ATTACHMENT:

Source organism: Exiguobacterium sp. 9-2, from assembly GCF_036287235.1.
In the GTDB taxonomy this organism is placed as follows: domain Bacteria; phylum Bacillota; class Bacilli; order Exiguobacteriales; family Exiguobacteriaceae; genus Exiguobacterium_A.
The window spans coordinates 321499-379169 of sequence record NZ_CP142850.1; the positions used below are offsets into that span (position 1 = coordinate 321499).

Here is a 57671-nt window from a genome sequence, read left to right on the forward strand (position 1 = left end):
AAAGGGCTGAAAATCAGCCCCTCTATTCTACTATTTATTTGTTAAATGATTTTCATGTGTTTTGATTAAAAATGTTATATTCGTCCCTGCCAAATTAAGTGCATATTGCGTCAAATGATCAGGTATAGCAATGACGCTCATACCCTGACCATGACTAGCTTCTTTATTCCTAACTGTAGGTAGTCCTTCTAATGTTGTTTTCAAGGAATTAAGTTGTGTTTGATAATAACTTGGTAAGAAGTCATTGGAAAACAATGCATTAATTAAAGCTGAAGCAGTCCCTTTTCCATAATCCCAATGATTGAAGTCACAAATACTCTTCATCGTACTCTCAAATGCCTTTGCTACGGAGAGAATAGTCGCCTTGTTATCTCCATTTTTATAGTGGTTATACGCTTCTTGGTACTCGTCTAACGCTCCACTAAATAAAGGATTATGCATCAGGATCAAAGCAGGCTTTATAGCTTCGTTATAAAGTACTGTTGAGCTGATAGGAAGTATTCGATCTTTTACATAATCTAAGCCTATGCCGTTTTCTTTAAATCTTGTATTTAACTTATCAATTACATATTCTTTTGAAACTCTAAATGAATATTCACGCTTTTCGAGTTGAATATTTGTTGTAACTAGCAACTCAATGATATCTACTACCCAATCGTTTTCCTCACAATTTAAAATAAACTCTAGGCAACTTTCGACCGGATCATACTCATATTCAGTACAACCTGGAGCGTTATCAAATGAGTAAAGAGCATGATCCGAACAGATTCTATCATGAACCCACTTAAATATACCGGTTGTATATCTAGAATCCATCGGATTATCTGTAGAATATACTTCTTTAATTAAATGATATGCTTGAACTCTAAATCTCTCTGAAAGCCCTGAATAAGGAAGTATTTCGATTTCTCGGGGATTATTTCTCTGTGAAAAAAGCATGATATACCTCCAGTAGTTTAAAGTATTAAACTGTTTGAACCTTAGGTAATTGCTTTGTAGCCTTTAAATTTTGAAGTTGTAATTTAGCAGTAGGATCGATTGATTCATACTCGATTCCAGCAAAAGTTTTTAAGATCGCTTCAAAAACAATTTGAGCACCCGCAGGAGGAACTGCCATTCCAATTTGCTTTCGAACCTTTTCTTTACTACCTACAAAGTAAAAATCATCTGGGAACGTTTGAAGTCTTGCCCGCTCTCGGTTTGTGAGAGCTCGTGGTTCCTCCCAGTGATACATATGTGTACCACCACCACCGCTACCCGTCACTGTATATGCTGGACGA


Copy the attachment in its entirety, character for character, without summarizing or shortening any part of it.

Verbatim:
Source organism: Exiguobacterium sp. 9-2, from assembly GCF_036287235.1.
In the GTDB taxonomy this organism is placed as follows: domain Bacteria; phylum Bacillota; class Bacilli; order Exiguobacteriales; family Exiguobacteriaceae; genus Exiguobacterium_A.
The window spans coordinates 321499-379169 of sequence record NZ_CP142850.1; the positions used below are offsets into that span (position 1 = coordinate 321499).

Here is a 57671-nt window from a genome sequence, read left to right on the forward strand (position 1 = left end):
AAAGGGCTGAAAATCAGCCCCTCTATTCTACTATTTATTTGTTAAATGATTTTCATGTGTTTTGATTAAAAATGTTATATTCGTCCCTGCCAAATTAAGTGCATATTGCGTCAAATGATCAGGTATAGCAATGACGCTCATACCCTGACCATGACTAGCTTCTTTATTCCTAACTGTAGGTAGTCCTTCTAATGTTGTTTTCAAGGAATTAAGTTGTGTTTGATAATAACTTGGTAAGAAGTCATTGGAAAACAATGCATTAATTAAAGCTGAAGCAGTCCCTTTTCCATAATCCCAATGATTGAAGTCACAAATACTCTTCATCGTACTCTCAAATGCCTTTGCTACGGAGAGAATAGTCGCCTTGTTATCTCCATTTTTATAGTGGTTATACGCTTCTTGGTACTCGTCTAACGCTCCACTAAATAAAGGATTATGCATCAGGATCAAAGCAGGCTTTATAGCTTCGTTATAAAGTACTGTTGAGCTGATAGGAAGTATTCGATCTTTTACATAATCTAAGCCTATGCCGTTTTCTTTAAATCTTGTATTTAACTTATCAATTACATATTCTTTTGAAACTCTAAATGAATATTCACGCTTTTCGAGTTGAATATTTGTTGTAACTAGCAACTCAATGATATCTACTACCCAATCGTTTTCCTCACAATTTAAAATAAACTCTAGGCAACTTTCGACCGGATCATACTCATATTCAGTACAACCTGGAGCGTTATCAAATGAGTAAAGAGCATGATCCGAACAGATTCTATCATGAACCCACTTAAATATACCGGTTGTATATCTAGAATCCATCGGATTATCTGTAGAATATACTTCTTTAATTAAATGATATGCTTGAACTCTAAATCTCTCTGAAAGCCCTGAATAAGGAAGTATTTCGATTTCTCGGGGATTATTTCTCTGTGAAAAAAGCATGATATACCTCCAGTAGTTTAAAGTATTAAACTGTTTGAACCTTAGGTAATTGCTTTGTAGCCTTTAAATTTTGAAGTTGTAATTTAGCAGTAGGATCGATTGATTCATACTCGATTCCAGCAAAAGTTTTTAAGATCGCTTCAAAAACAATTTGAGCACCCGCAGGAGGAACTGCCATTCCAATTTGCTTTCGAACCTTTTCTTTACTACCTACAAAGTAAAAATCATCTGGGAACGTTTGAAGTCTTGCCCGCTCTCGGTTTGTGAGAGCTCGTGGTTCCTCCCAGTGATACATATGTGTACCACCACCACCGCTACCCGTCACTGTATATGCTGGACGA